If we could arrive at the true God any other way but through Jesus Christ, then— every damn time— we would avoid the way of Jesus Christ. Why exhaust yourself resisting racism if God can be known independent of the Jesus who has already brought down the dividing walls between us? 

If we could arrive at the true God any other way but through Jesus Christ, then we would do our damnedest to avoid the way of Jesus Christ. As Karl Barth said, where the truth of God is a gift, every aspect of our lives is brought under judgment and correction. Where the truth of God is a projection, however, parts of our identity and culture and nation and politics and race will always be permanently reserved from judgment. The latter, Barth said, is how you end up with “believers” who are willing to sacrifice and die in the name of God while defying God’s true nature.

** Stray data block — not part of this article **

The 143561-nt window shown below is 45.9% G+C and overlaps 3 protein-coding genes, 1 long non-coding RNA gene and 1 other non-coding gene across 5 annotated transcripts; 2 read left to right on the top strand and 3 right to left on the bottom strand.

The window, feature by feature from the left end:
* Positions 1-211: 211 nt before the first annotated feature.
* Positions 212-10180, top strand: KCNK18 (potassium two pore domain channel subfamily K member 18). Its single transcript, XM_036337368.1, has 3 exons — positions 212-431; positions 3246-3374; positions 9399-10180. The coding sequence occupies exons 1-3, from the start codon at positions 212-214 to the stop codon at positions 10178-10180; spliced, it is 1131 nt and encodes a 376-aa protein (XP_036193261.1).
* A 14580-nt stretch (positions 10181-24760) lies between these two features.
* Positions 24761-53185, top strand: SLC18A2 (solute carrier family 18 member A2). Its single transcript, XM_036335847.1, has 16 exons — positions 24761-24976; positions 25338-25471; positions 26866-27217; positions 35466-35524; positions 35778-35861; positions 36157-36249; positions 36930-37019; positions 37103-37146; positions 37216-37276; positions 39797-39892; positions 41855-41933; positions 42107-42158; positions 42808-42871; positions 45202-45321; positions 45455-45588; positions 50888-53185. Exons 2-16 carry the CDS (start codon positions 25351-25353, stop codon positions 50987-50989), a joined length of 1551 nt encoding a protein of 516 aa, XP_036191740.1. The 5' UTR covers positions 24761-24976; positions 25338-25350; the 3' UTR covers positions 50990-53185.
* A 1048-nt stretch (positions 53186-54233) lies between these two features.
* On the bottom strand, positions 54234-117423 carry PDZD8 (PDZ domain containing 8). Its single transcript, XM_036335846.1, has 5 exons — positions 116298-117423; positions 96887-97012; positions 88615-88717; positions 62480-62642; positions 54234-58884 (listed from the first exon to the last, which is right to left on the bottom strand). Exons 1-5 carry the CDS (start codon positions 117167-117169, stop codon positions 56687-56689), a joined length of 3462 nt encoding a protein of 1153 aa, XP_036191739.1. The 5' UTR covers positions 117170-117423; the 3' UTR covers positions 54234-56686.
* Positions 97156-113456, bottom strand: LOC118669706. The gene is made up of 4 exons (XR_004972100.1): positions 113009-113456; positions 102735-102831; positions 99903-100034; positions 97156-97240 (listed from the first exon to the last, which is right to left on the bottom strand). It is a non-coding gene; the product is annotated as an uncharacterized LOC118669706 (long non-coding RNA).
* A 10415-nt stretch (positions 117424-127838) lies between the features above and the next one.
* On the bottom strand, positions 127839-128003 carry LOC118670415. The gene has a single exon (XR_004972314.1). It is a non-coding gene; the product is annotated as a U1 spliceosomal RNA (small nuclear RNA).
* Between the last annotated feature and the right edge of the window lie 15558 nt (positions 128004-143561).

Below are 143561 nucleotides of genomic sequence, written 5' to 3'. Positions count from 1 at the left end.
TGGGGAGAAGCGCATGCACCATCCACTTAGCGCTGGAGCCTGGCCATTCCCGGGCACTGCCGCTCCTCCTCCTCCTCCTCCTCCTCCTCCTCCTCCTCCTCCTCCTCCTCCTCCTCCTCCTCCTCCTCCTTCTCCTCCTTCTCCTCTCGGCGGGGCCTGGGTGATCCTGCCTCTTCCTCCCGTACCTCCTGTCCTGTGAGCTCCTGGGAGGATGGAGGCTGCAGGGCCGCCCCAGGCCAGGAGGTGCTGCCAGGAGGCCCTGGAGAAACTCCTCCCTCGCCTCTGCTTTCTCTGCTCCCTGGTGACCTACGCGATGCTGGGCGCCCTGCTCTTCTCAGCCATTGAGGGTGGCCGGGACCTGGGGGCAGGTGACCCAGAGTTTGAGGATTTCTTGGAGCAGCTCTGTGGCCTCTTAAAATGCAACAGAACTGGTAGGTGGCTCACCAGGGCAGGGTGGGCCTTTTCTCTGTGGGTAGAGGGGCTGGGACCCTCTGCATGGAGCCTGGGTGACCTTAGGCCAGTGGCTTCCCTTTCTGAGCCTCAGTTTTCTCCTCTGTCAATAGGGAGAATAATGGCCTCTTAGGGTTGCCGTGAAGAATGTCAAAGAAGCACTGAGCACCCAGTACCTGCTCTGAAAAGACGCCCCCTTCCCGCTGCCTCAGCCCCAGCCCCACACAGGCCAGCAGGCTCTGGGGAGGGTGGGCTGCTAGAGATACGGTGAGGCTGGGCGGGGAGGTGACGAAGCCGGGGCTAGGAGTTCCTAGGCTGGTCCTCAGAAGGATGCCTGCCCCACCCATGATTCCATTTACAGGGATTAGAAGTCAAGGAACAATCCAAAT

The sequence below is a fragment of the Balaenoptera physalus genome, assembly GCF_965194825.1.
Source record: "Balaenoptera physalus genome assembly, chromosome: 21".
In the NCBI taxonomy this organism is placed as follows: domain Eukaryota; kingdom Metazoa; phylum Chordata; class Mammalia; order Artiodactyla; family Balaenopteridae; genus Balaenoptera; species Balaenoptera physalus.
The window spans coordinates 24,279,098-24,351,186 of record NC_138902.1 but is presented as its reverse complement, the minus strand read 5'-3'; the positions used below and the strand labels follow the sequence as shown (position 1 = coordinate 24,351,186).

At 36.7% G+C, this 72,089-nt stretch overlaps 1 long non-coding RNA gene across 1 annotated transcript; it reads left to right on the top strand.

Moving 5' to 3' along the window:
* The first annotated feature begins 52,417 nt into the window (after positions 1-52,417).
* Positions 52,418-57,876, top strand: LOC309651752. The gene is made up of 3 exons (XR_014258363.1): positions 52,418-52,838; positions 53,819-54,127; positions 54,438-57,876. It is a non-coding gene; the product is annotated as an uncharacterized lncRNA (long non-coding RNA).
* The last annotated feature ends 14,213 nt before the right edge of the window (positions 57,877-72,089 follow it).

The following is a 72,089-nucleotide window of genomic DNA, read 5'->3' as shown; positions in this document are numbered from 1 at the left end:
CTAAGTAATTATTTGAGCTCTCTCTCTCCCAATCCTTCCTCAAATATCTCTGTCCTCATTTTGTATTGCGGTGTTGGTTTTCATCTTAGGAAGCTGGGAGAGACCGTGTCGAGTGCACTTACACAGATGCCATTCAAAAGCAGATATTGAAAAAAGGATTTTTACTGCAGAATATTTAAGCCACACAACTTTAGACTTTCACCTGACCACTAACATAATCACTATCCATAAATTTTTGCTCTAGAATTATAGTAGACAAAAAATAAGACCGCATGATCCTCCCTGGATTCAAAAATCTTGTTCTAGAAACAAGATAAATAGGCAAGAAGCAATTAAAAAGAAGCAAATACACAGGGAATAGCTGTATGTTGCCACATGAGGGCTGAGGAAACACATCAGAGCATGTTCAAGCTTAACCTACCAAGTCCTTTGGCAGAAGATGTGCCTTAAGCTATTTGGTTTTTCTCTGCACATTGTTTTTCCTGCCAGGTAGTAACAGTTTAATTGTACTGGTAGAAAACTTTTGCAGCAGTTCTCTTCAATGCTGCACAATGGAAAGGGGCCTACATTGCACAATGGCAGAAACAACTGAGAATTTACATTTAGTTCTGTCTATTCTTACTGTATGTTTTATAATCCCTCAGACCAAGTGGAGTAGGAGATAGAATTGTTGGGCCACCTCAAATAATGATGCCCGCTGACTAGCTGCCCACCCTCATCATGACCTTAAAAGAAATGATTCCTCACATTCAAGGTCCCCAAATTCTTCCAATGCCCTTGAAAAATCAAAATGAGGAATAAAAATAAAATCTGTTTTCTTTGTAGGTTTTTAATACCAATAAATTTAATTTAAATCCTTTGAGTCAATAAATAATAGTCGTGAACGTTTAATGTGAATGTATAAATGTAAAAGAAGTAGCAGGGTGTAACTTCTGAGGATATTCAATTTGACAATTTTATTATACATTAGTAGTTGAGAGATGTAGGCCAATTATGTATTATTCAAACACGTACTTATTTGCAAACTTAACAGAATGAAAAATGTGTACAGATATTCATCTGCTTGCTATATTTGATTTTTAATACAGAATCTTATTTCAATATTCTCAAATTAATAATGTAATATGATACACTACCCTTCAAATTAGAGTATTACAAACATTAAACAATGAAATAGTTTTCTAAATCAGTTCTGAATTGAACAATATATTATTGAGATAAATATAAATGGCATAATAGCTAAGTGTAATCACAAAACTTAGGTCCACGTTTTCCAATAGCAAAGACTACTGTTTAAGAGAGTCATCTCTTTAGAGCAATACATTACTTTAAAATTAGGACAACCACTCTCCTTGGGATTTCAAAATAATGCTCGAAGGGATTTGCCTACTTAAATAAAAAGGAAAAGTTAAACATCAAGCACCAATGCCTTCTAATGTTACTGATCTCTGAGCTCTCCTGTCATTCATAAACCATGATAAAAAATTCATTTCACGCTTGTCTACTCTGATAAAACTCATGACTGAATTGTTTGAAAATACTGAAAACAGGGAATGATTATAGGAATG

The truth of who God is rests exclusively in the hands of God. 

And this is where that second expectation implicit in Peter’s exhortation today (the expectation that you be prepared to give an account of our core conviction) connects back to the first expectation (the expectation that you’re living a life sufficiently odd to provoke questions about your core conviction as a believer).